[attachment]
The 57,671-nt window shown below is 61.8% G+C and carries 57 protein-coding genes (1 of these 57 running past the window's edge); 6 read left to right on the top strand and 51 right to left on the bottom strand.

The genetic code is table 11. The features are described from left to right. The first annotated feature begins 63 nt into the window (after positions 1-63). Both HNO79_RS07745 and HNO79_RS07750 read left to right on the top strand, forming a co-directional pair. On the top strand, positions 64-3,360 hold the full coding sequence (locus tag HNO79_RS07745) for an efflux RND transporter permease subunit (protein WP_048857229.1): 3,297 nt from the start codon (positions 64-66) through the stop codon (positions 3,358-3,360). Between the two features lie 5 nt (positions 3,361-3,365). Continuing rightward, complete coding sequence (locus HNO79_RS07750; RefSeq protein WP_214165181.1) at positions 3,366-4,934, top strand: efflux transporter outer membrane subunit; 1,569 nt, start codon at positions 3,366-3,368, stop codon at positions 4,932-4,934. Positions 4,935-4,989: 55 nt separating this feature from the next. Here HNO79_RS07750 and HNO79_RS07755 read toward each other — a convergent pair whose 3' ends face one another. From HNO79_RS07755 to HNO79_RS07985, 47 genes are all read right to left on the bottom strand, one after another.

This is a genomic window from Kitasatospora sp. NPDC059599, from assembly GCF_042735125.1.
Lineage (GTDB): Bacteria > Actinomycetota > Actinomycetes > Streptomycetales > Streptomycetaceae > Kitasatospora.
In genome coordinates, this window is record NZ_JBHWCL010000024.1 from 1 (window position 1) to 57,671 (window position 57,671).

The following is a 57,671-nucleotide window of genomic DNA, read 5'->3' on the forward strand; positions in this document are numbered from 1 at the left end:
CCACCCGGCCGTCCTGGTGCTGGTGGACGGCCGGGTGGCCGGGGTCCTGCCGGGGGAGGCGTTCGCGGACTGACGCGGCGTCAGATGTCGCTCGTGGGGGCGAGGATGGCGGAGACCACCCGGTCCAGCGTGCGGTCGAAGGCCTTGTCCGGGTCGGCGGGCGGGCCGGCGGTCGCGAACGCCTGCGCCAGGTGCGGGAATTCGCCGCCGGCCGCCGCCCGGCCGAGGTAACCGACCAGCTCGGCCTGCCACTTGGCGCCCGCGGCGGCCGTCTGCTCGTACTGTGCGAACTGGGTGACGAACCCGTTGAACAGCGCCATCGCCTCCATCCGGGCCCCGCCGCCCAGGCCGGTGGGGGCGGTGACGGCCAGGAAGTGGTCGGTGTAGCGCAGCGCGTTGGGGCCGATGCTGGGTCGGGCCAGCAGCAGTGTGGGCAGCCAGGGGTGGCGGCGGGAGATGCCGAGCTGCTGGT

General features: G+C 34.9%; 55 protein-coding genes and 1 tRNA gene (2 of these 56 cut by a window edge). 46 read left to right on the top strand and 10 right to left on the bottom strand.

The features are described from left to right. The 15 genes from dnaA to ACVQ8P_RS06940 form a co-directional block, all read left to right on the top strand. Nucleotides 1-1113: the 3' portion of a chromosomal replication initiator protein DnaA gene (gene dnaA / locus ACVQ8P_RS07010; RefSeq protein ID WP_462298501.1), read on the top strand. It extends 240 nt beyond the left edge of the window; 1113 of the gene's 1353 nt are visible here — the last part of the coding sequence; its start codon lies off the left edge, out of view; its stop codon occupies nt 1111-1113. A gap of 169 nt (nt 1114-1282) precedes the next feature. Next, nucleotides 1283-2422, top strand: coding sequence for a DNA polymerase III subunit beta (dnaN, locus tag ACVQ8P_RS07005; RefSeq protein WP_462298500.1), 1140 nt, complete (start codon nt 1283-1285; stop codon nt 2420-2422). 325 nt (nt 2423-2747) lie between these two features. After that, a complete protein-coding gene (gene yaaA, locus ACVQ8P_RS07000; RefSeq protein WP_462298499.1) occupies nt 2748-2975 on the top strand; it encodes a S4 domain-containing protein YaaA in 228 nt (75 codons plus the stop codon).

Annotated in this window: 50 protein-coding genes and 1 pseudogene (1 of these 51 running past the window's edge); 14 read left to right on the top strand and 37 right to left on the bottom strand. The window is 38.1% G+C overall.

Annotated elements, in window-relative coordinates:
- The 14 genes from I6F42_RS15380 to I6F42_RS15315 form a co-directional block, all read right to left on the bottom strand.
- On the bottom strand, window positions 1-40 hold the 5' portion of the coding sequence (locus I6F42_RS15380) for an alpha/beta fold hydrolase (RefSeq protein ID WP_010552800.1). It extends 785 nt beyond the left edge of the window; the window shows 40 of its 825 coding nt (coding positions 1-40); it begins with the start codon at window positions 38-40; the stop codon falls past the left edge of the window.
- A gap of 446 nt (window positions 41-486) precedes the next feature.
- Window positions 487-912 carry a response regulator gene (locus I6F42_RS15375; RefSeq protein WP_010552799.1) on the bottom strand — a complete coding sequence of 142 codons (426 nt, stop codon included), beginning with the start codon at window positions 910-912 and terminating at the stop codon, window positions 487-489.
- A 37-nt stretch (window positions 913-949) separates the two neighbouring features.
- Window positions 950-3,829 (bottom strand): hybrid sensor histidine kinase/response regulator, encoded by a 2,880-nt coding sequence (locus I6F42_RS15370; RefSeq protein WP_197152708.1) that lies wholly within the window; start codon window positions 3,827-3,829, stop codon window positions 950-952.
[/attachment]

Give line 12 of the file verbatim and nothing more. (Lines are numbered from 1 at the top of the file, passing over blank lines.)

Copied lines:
- The 14 genes from I6F42_RS15380 to I6F42_RS15315 form a co-directional block, all read right to left on the bottom strand.